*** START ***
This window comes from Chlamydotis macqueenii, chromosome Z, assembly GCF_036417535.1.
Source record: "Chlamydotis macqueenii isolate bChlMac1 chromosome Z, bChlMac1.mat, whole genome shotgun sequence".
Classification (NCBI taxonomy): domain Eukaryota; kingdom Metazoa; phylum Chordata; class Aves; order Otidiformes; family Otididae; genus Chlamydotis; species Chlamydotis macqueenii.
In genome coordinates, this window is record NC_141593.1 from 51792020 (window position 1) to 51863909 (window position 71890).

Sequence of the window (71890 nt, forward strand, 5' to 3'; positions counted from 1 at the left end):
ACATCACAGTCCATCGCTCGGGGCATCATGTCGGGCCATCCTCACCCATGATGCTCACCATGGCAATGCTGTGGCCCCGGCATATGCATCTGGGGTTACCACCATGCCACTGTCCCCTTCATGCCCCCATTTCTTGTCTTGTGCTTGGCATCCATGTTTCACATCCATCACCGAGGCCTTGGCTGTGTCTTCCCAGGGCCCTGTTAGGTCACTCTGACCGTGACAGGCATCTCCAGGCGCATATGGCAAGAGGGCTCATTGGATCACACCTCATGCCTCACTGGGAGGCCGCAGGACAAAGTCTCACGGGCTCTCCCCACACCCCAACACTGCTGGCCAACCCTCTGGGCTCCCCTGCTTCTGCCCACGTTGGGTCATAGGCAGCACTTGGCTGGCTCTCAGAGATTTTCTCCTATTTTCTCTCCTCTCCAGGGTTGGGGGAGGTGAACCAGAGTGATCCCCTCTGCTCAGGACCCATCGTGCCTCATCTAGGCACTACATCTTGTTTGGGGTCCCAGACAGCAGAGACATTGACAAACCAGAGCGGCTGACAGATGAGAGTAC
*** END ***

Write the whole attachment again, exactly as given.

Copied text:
This window comes from Chlamydotis macqueenii, chromosome Z, assembly GCF_036417535.1.
Source record: "Chlamydotis macqueenii isolate bChlMac1 chromosome Z, bChlMac1.mat, whole genome shotgun sequence".
Classification (NCBI taxonomy): domain Eukaryota; kingdom Metazoa; phylum Chordata; class Aves; order Otidiformes; family Otididae; genus Chlamydotis; species Chlamydotis macqueenii.
In genome coordinates, this window is record NC_141593.1 from 51792020 (window position 1) to 51863909 (window position 71890).

Sequence of the window (71890 nt, forward strand, 5' to 3'; positions counted from 1 at the left end):
ACATCACAGTCCATCGCTCGGGGCATCATGTCGGGCCATCCTCACCCATGATGCTCACCATGGCAATGCTGTGGCCCCGGCATATGCATCTGGGGTTACCACCATGCCACTGTCCCCTTCATGCCCCCATTTCTTGTCTTGTGCTTGGCATCCATGTTTCACATCCATCACCGAGGCCTTGGCTGTGTCTTCCCAGGGCCCTGTTAGGTCACTCTGACCGTGACAGGCATCTCCAGGCGCATATGGCAAGAGGGCTCATTGGATCACACCTCATGCCTCACTGGGAGGCCGCAGGACAAAGTCTCACGGGCTCTCCCCACACCCCAACACTGCTGGCCAACCCTCTGGGCTCCCCTGCTTCTGCCCACGTTGGGTCATAGGCAGCACTTGGCTGGCTCTCAGAGATTTTCTCCTATTTTCTCTCCTCTCCAGGGTTGGGGGAGGTGAACCAGAGTGATCCCCTCTGCTCAGGACCCATCGTGCCTCATCTAGGCACTACATCTTGTTTGGGGTCCCAGACAGCAGAGACATTGACAAACCAGAGCGGCTGACAGATGAGAGTAC